Full text: Transactions of the Symposium on Photo Interpretation

Demographic statistics show that the population of the world will increase 
from 3 billion in 1962 to about 6.5 billion in the year 2000. This means that 
in less than 40 years, more then twice as many people as today will have to be 
fed and will have to be provided with the essential commodities of life. Never 
before has mankind witnessed such a tremendous rate of growth and never 
before has it had to face so large a problem and had to solve it in so short a 
time. The actions necessary to cope adequately with this problem will likewise 
be unprecedented, and revolutionary methods of research will have to be 
It is of particular importance to note that the rate of growth occurs prin 
cipally in the developing countries with an economy which is often primarily 
based on subsistence agriculture. The opening up of these countries in the 
past decades brought the benefits of modern medical science to even the 
remotest areas, and as a result there has been a sharp decline in the death rate 
- especially of infant mortality - with the resultant increase of population. The 
postwar health campaign in Ceylon, and especially the country-wide spraying 
with DDT resulted in a decrease in mortality from 22.0 per thousand per 
annum in 1945 to 9.1 in 1960. It is estimated that there will be about 18-20 
million Ceylonese in 1980, which is about three times as many as the 6.8 million 
of 1945. In many other, less spectacular, cases the population of developing 
countries has doubled in about 30 years. This rapid increase could only be of 
benefit to a few sparsely populated areas, but for the majority of the developing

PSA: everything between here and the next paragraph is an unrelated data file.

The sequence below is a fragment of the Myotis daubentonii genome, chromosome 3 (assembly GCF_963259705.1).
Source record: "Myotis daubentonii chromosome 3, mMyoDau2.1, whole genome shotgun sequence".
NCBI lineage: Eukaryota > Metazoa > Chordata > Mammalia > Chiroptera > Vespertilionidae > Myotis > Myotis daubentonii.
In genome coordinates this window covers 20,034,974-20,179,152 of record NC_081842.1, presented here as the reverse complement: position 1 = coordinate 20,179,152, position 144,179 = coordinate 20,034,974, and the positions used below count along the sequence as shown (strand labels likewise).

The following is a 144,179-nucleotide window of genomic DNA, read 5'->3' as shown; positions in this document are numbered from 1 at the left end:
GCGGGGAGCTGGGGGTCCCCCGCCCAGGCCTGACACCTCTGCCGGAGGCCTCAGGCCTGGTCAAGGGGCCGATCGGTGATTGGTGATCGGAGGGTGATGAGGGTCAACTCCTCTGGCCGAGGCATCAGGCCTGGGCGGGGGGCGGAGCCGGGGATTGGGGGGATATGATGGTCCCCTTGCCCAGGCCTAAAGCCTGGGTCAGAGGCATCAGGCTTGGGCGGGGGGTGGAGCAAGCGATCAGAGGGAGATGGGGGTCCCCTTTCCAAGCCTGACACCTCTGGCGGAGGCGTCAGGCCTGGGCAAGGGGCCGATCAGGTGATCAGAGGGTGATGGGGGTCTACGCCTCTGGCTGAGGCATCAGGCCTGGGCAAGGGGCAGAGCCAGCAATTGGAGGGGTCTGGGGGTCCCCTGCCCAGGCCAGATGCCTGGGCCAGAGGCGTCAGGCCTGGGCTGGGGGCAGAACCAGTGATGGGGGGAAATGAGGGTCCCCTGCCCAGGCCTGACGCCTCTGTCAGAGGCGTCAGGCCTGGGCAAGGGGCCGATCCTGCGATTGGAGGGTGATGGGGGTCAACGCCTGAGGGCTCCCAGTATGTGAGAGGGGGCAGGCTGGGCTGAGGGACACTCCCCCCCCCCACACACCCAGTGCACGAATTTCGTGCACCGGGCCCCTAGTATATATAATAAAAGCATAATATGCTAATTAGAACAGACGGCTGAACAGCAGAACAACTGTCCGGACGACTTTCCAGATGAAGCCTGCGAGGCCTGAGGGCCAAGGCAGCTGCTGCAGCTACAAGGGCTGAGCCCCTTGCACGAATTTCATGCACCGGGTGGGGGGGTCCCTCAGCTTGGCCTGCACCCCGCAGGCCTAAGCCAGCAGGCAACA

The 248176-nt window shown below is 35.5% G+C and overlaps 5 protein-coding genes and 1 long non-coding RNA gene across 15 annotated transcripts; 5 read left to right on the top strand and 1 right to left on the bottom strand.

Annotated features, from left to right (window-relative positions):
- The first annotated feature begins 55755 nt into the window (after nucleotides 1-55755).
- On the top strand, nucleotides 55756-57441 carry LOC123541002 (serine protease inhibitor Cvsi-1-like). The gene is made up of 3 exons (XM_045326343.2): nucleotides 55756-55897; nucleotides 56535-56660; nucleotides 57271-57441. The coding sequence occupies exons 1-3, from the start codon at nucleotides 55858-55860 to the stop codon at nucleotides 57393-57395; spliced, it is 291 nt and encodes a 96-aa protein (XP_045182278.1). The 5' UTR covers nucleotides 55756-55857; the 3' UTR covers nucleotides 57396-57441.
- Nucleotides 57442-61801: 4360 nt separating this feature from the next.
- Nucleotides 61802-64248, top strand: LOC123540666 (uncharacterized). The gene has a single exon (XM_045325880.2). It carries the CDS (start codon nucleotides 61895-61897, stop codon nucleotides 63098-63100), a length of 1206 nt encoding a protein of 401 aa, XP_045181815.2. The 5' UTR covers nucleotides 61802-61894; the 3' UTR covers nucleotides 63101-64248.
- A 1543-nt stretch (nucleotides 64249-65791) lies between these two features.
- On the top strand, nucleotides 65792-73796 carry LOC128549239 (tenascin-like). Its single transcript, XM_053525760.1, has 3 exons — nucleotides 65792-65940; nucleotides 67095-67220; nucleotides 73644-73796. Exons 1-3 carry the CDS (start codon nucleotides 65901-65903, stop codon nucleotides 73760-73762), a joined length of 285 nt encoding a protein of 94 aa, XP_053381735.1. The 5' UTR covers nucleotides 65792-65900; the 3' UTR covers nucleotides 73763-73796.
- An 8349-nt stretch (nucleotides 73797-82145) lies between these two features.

countries such a rapid population increase poses an almost insurmountable 
problem. The only possible solution is to open up large virgin areas and also 
to make more intensive use of the existing cultivated land. 
Enlargement of the acreage of subsistence farm land is certainly no answer 
to the problem, and the impetus for the economic development will have to 
come from industry and mining. This is even more so because it is the aim of 
the national governments not only to cope with the population increase, but 
also to raise substantially the standards of living in their countries. Improved 
nutrition and sanitation, better education facilities and housing, and many other 
improvements, will be necessary for this purpose. 
The much smaller growth of the more industrialized countries, where a 
similar population boom occurred at an earlier period, is best demonstrated 
by the fact that the doubling of the population of England will take about 230 
years. This discrepancy in the growth of the world population has the effect 
that the industrialized countries will have about 1 /5 of the world population 
in the year 2000 instead of the ^3 of 1950. Most of the investments for the afore 
mentioned development schemes come from these countries, and it is therefore 
evident that the per capita financial burden on them will become increasingly

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